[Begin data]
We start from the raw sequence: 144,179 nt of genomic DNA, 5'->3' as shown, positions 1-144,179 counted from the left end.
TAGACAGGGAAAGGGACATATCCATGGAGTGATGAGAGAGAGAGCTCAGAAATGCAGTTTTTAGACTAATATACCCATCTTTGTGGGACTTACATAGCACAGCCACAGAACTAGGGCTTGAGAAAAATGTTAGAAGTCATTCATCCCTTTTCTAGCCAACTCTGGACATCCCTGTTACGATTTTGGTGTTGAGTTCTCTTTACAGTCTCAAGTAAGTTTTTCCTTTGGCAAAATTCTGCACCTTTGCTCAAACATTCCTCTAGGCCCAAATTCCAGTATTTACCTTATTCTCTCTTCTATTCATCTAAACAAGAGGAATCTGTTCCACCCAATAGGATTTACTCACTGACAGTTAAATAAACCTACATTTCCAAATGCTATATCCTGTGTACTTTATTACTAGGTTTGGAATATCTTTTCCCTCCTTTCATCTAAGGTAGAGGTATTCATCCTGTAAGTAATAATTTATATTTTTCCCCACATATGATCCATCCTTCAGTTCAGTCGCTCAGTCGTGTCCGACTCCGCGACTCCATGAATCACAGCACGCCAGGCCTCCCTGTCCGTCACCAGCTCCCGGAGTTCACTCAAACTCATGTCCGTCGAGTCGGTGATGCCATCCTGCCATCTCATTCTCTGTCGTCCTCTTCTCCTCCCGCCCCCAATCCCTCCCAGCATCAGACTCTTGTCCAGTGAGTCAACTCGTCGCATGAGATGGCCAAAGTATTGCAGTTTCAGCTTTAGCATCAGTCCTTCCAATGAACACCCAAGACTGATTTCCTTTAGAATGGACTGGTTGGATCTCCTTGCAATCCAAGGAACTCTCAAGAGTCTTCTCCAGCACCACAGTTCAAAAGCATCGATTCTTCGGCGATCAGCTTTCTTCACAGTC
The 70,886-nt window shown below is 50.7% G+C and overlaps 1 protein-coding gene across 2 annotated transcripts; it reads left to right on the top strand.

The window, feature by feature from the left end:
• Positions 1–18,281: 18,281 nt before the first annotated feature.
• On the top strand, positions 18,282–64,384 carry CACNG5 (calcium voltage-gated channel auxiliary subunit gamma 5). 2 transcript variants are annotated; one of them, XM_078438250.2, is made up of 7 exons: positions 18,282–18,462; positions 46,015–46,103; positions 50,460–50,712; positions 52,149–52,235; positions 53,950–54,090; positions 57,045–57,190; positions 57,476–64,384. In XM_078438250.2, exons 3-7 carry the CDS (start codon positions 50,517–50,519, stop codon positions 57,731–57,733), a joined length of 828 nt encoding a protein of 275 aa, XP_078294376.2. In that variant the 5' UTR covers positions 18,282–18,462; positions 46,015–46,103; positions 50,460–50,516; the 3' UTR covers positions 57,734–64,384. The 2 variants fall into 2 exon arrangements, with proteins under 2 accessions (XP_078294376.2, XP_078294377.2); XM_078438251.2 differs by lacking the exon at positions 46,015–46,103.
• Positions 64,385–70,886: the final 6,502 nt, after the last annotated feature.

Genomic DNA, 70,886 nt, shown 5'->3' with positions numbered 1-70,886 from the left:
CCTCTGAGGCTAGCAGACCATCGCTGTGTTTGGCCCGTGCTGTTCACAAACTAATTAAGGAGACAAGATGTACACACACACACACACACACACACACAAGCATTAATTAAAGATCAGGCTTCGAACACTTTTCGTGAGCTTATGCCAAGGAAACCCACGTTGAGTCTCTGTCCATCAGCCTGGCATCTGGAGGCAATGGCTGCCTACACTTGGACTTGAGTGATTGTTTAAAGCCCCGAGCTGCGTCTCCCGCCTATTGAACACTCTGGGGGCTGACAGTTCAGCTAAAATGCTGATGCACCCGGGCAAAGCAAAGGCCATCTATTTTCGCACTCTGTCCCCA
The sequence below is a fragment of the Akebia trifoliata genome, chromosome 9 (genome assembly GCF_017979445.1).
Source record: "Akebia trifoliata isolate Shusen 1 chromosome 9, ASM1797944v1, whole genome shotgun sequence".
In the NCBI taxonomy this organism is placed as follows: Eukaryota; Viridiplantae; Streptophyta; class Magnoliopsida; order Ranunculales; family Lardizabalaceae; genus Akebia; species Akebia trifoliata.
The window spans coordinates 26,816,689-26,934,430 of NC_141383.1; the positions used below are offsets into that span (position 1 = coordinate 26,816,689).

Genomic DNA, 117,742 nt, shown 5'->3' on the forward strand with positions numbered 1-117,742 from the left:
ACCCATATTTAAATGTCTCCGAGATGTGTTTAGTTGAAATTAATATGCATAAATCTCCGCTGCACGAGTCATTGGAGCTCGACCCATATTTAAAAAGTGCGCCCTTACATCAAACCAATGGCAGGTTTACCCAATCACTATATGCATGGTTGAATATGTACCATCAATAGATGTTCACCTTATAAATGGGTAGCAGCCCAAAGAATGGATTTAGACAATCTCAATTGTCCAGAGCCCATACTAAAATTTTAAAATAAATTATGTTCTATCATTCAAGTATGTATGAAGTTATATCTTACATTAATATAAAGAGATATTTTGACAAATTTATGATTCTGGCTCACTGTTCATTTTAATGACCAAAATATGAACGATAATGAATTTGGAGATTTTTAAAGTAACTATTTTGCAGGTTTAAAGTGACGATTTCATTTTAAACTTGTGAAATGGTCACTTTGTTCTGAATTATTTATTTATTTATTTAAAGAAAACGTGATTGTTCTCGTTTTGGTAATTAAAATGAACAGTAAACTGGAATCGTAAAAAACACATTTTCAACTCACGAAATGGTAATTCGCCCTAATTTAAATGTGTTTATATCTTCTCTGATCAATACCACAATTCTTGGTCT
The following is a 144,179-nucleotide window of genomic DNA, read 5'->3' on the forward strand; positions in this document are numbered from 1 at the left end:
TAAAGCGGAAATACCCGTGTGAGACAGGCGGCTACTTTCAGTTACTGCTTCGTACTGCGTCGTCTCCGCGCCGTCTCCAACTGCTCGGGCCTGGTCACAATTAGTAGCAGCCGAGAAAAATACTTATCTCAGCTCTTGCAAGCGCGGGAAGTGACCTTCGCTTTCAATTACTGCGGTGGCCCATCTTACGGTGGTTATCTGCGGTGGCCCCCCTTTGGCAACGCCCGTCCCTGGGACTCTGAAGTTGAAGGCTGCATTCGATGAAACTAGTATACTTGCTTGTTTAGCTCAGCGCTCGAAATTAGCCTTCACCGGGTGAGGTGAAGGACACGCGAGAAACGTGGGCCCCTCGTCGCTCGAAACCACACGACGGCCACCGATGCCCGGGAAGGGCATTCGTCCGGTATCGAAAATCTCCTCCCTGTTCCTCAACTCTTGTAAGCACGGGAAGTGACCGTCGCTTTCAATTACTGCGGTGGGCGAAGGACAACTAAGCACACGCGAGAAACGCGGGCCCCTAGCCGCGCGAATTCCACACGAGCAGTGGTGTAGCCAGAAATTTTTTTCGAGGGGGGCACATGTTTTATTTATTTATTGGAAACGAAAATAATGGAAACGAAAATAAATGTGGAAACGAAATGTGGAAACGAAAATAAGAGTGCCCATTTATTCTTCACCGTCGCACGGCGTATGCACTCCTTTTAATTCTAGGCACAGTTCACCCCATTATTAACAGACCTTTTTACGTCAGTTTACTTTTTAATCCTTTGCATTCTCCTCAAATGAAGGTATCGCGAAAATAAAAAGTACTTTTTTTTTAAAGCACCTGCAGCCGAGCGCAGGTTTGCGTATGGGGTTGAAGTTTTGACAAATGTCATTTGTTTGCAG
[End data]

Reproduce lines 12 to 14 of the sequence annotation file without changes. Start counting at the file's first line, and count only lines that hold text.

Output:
In the NCBI taxonomy this organism is placed as follows: Eukaryota; Viridiplantae; Streptophyta; class Magnoliopsida; order Ranunculales; family Lardizabalaceae; genus Akebia; species Akebia trifoliata.
The window spans coordinates 26,816,689-26,934,430 of NC_141383.1; the positions used below are offsets into that span (position 1 = coordinate 26,816,689).

Genomic DNA, 117,742 nt, shown 5'->3' on the forward strand with positions numbered 1-117,742 from the left: